In order to understand Paris Red, the reader has to understand a little about Manet and his famous work. It took until the end of the novel to understand who was who. I also had to use Google, because the novel does not come out and say who the young painter is for most of the book.

This is a fictional account of the relationship between Manet and Meurent. It read a lot like another book, and might have been called Fifty Shades of Paris Red, due to its content. This novel contains graphic sex including, some eyebrow raising acts that might shock those not expecting it. The vibe is similar to the other book mention; a relationship between a man and woman, based on sex, lust and control.
Paris Red is not for the modest. If the reader did not like Fifty Shades of Grey, they may not like this book, either.

What I didn’t like about Paris Red is pretty easy to guess. I dislike the over sexual nature of the book. I wish the author had included more history of the man. Instead, Manet remains a mystery for most of the book. There were a couple of sexual parts that didn’t need to be explained in such detail. I really wanted the story of them and not just some repeat of another book. I disliked how his muse was so greedy that she left her roommate; who was supposed to be part of this relationship. He had wanted both of them in the beginning. I also, found myself skipping the excessive sex to find the story.

What I did like about it was the way it flowed. Paris Red is told from the point of view of his muse. The detail in which the author describes each person and object is amazing. The novel is sensual at times and beautiful. The details of the two girl’s living area and working conditions were amazing. It brought me to tears.
Overall, this is as intense as the back cover suggests it is. It is a striking erotic work, loosely based on Manet and his muse. I enjoyed the book, once I understood the history of Manet.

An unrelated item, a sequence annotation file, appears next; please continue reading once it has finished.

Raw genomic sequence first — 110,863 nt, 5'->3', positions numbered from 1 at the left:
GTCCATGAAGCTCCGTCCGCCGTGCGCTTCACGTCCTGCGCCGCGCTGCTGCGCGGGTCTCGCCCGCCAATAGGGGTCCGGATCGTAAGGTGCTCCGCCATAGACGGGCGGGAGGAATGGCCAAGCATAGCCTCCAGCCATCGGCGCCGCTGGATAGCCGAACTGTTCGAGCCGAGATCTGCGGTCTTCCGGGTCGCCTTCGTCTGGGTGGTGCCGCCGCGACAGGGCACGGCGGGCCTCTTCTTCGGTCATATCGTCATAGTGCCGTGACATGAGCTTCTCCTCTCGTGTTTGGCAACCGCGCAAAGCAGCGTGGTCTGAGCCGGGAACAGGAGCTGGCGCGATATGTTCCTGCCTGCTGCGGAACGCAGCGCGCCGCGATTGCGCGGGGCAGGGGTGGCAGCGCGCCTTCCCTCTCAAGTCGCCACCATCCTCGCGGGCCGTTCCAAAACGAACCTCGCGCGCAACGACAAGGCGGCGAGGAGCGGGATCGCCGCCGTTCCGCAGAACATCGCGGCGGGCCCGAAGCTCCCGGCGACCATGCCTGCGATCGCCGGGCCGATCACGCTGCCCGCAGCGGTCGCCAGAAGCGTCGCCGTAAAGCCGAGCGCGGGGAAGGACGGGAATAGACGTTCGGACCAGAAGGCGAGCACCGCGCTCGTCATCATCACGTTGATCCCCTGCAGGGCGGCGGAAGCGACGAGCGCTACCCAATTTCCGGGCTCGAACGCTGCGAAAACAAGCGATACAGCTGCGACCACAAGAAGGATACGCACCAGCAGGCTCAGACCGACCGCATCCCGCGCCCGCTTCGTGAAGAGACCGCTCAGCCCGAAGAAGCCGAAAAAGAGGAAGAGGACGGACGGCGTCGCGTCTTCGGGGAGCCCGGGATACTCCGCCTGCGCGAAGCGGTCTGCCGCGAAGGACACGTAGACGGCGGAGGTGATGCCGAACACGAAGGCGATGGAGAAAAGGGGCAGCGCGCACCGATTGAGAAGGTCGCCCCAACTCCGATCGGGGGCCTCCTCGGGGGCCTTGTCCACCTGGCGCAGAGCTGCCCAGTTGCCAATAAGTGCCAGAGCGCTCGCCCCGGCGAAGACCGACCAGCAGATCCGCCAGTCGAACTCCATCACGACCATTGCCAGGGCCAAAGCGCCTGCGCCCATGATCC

A big thanks to Maureen Gibbon, the author, the publisher and Goodreads for allowing me to review this gem.

Disclaimer: This book was won after entering a contest on Goodreads 1st reads.

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Lacy Eye by Jessica Treadway

Lacy EyeLacy Eye by Jessica Treadway
My rating: 4 of 5 stars

Disclaimer: I won this book after entering a giveaway on The Reading Room.

Lacy Eye is a powerful, depressing book about the murder of one parent and the injury of another. The mother and father are attacked in their bed one night over Thanksgiving. The mother survives, but is unable to remember the event in detail. The man who killed her husband is her daughter’s boyfriend or so she thinks. Everyone around her, including her other daughter, believe her youngest daughter had something to do with the event. She is unable to see this until it is too late.

Lacy Eye is a difficult read for anyone who is a parent. It is depressing to follow the main character as she tries to figure out if her daughter was involved in the murder of her husband. The lengths she will go to, to not remember are amazing.

As a parent, the one thought that continued to run through my brain while reading this was, “what would I do if this happened to me?” Even after finishing the book, I still could not answer this question. I found myself wanting to reach through the book and shake the mother until she stopped living with blinders on.

This book is disturbing because we all know someone who lives in a very small box and refuses to see what type of person their own child is. We know the mother who says “it is just a phase.” or “He didn’t mean it like that.” or “He is so misunderstood. If only people would stop judging him..”

Lacy Eye describes the behavior of someone close to me so well, I had to check who the author was several times. This is not a feel-good work of fiction. It won’t make you warm and fuzzy. If you are prone to depression, this might not be the book for you. If you know someone who has a hard time seeing their own children as the world sees them, you might want to give them this book when it comes out in March 2015. Then again, they might not even understand why you are giving it to them.

A big thanks to The Reading Room, author and publisher for allowing me the chance to read this book. I will be looking for more books by Jessica Treadway.